She asked how I was doing and I replied that the trails, hills, and rocks had taken a toll but I was still doing alright. Even if this was already longer, time wise, than I had gone in my longest "long run". I took off my long sleeve shirt, leaving a singlet and changed from my trail Hoka's to road Hoka's. But then forgot to pull my tights off before doing that so I wasted more time getting the shoes back off and on again. The Racer in me was evident in my saying "Look at all these people passing me while I'm sitting on the ground" She handed me a new bottle and said "don't go chasing them too hard to get back past them, you have a VERY long way to go yet". But I'm sure she knew I would try to chase them back down anyway. She was probably just hoping to temper my competitive side just enough that I wouldn't do something really foolish. With a kiss I was off again.
As we hit the C & O Canal Towpath I was rejuvenated, at least some. Between that and the competitive juices seeing groups of runners after groups of runners as far as the eye could see on that flat and mostly straight towpath, the pace increased . Plus I didn't have any hills to walk up so I just kept running. The groups started to fall has I chased them down and passed them back. Occasionally I too was still being passed but the numbers were definitely in my favor on that. Finally after 3 or 4 miles without a walk or stop at all, I forced myself too, having to tell myself that like Donna said, "there's still a VERY long way to go", I take a 90 second walk then start to run again. Slowly the runs start to be shorter and shorter and the walks a little longer. But I'm still doing pretty good considering (I even got a rare mile split during one of these early towpath miles and it was 8:41). The runs are still more than a couple of miles between the walks. From time to time conversations are started up with other runners that are doing about the same pace as I am. That's another one of the things that was missed during this long race drought I've been on. Sometimes due to a question or comment, I would bring up that "I trained all of 2 weeks for this race". They would think that I'm joking or exaggerating like runners often do, but then would realized that I wasn't when I explained the 4+ months of 5 mpw and the 2 week plan. I also told them that that due to that and this (patting my gut) I'm doing this much slower than 9 years ago when it was my 1st Ultra. I could always tell though that they were thinking, "Ok buddy but I bet you won't be hanging with me much longer and then it will get very ugly for you when the crash and burn starts with the death spiral." They had every right to be thinking that if they were, because that was still in the back of my mind too. With each increasing twinge in the ITBS, or Hip Flexor, or Achilles, or tendon on front of foot at ankle, all problems that have haunted me with DNF's and DNS's in the past, I would wonder, "is this the beginning of the end?" But then I'd tell myself "Just keep pushing. You're doing fine.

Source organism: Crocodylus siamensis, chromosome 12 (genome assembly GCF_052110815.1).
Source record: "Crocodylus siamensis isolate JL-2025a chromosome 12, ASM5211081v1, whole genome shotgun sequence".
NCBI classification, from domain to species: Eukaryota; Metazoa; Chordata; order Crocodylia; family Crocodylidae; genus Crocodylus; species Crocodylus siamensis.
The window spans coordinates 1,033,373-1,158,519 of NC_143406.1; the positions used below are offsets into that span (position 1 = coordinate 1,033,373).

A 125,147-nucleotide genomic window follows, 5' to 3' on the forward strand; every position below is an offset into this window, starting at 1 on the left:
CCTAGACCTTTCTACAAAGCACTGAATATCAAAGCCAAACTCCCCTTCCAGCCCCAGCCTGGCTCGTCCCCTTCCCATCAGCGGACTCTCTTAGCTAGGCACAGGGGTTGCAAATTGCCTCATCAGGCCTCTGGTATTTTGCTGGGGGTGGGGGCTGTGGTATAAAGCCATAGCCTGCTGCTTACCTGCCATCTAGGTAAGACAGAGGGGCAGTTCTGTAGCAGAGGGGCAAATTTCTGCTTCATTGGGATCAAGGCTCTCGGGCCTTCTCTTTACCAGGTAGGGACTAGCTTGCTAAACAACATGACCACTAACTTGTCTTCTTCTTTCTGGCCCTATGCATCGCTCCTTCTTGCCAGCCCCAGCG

"We get to the 27 mile aid station and meet back up with Donna. She tells me I'm looking good and I reply that so far I'm hanging in there. She says she can tell that I've picked up the pace a bunch the last 11 miles. This time I don't stop but just keep walking with her for a couple of minutes while swapping out the bottle, and putting some Hammer balm on the ITBS. Then I'm off for another 10 or 11 miles till the next crew aid station.
This is where the death spiral started. Somewhere between miles 27 and I think about 33, the runs started to quickly get shorter and the walks longer. Besides being in a lot of pain I was also having a hard time catching my breath. With each walk I'd be huffing and puffing and it would take longer to get back under control, only to start getting out of breath again just scant minutes into the next run. The miles between 33 and 37 were ENDLESS, or so they seemed. With each mile I'd go into a faster death spiral. The negative voice that's inside all of us that just about always shows up at least sometime during a race, was screaming at me loud and clear. "You need to give this insanity up. You're not even trained this time. Look at you gasping for air and at this so much slower for you pace." "You can't keep this up, you really need to stop but at least you should be walking more". "You know that I'm right you're going to walk more and more till you're lucky if you're running at all". "Plus since you've got like 15 miles left you'll be lucky to walk to the finish". "You know you can forget that sub-10 Hour goal, only a Silly Dreamer like you could even think that you could have pulled that off with no training and carrying that extra 30 pound mid-section." "JUST QUIT, you don't belong here."